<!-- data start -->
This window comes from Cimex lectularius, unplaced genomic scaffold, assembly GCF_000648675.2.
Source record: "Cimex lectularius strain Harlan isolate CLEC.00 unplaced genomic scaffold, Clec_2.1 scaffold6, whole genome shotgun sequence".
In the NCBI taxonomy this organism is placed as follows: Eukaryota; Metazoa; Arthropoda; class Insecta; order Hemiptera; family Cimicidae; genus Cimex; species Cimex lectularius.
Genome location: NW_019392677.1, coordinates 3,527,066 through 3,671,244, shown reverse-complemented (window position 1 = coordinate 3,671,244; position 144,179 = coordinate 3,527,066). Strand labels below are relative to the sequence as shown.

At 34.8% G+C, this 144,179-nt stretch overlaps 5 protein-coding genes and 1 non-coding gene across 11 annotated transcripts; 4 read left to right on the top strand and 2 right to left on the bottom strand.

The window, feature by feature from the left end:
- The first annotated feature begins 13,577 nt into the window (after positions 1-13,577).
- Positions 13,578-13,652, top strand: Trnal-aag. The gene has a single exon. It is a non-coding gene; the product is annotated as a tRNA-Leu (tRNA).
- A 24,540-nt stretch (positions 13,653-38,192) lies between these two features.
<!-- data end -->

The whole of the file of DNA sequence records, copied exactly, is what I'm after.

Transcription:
This window comes from Cimex lectularius, unplaced genomic scaffold, assembly GCF_000648675.2.
Source record: "Cimex lectularius strain Harlan isolate CLEC.00 unplaced genomic scaffold, Clec_2.1 scaffold6, whole genome shotgun sequence".
In the NCBI taxonomy this organism is placed as follows: Eukaryota; Metazoa; Arthropoda; class Insecta; order Hemiptera; family Cimicidae; genus Cimex; species Cimex lectularius.
Genome location: NW_019392677.1, coordinates 3,527,066 through 3,671,244, shown reverse-complemented (window position 1 = coordinate 3,671,244; position 144,179 = coordinate 3,527,066). Strand labels below are relative to the sequence as shown.

At 34.8% G+C, this 144,179-nt stretch overlaps 5 protein-coding genes and 1 non-coding gene across 11 annotated transcripts; 4 read left to right on the top strand and 2 right to left on the bottom strand.

The window, feature by feature from the left end:
- The first annotated feature begins 13,577 nt into the window (after positions 1-13,577).
- Positions 13,578-13,652, top strand: Trnal-aag. The gene has a single exon. It is a non-coding gene; the product is annotated as a tRNA-Leu (tRNA).
- A 24,540-nt stretch (positions 13,653-38,192) lies between these two features.